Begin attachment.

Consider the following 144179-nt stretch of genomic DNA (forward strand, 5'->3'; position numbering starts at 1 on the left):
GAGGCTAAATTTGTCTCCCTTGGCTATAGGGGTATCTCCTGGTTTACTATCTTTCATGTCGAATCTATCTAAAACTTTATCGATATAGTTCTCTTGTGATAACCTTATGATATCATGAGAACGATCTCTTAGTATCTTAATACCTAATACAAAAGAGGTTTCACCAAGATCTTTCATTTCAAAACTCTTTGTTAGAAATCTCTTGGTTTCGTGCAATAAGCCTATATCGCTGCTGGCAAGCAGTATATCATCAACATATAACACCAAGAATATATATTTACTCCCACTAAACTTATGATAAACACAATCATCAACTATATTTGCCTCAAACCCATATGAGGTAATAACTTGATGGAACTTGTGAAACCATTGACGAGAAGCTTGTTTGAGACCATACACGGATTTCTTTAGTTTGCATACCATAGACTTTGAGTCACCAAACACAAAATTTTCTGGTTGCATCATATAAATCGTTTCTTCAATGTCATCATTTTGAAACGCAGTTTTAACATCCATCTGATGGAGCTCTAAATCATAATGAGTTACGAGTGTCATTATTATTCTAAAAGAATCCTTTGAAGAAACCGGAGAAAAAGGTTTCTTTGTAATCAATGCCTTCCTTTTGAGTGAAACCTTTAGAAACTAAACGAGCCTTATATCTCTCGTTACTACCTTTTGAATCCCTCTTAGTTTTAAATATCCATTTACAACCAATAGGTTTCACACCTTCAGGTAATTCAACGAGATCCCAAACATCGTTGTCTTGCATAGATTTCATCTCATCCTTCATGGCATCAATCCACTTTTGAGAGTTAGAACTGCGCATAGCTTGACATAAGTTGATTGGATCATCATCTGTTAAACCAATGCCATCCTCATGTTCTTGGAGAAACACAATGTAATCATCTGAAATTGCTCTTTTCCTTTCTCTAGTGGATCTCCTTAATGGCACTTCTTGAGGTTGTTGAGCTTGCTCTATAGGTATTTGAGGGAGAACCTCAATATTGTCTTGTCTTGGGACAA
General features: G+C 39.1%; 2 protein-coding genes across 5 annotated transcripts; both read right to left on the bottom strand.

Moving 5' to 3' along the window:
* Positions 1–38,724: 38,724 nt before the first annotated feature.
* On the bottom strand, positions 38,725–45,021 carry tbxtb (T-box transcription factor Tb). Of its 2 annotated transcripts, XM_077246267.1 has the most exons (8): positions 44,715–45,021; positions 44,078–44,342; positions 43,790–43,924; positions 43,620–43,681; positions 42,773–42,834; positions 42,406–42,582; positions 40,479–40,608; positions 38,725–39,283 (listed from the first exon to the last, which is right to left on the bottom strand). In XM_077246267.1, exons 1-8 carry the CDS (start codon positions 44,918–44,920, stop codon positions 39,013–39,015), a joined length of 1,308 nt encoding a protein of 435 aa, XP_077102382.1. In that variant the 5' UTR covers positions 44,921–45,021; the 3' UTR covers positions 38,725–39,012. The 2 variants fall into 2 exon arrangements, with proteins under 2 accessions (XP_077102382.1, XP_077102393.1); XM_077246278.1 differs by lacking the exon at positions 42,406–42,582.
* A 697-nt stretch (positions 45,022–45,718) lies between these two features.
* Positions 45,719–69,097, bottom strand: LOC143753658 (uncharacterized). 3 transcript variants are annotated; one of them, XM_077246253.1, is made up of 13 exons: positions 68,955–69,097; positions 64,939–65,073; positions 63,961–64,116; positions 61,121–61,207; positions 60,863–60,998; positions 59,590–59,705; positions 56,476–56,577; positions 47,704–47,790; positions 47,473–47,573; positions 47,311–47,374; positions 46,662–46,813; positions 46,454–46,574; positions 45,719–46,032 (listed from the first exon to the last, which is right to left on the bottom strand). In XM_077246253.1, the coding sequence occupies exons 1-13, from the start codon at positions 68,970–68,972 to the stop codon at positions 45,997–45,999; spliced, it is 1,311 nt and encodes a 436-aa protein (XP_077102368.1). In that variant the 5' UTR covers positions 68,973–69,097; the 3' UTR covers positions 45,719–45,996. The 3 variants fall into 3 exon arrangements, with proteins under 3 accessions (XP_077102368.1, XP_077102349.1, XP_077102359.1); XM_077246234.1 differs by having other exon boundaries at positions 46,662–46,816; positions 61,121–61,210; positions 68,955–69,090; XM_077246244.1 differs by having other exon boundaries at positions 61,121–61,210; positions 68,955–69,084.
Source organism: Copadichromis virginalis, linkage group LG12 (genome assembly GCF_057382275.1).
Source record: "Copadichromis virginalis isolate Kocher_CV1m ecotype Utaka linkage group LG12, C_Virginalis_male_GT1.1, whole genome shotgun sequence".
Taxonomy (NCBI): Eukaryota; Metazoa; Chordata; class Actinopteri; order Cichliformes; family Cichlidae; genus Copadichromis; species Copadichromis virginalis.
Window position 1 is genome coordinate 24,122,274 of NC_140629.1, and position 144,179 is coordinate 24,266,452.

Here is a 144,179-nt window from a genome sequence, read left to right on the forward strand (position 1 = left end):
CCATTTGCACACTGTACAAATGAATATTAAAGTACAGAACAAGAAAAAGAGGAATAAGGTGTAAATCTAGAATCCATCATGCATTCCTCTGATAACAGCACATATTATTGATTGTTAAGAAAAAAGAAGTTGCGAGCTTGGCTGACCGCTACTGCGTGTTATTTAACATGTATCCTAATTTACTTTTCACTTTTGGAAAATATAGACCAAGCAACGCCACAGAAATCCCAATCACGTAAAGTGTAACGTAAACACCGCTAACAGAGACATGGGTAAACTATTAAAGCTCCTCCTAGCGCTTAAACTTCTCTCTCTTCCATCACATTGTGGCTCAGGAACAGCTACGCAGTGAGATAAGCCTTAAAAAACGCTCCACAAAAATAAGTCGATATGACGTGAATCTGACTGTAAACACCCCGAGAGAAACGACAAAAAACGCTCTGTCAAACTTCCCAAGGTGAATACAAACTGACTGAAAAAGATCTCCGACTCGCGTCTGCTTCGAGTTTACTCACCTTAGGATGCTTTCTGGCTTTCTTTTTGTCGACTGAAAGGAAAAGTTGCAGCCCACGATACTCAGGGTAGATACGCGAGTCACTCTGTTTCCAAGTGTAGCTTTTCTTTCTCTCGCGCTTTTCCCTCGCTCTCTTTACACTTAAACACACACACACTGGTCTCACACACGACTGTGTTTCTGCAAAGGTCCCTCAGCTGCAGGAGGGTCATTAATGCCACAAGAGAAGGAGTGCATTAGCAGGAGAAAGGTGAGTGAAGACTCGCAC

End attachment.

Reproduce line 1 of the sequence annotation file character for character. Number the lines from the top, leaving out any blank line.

Consider the following 144179-nt stretch of genomic DNA (forward strand, 5'->3'; position numbering starts at 1 on the left):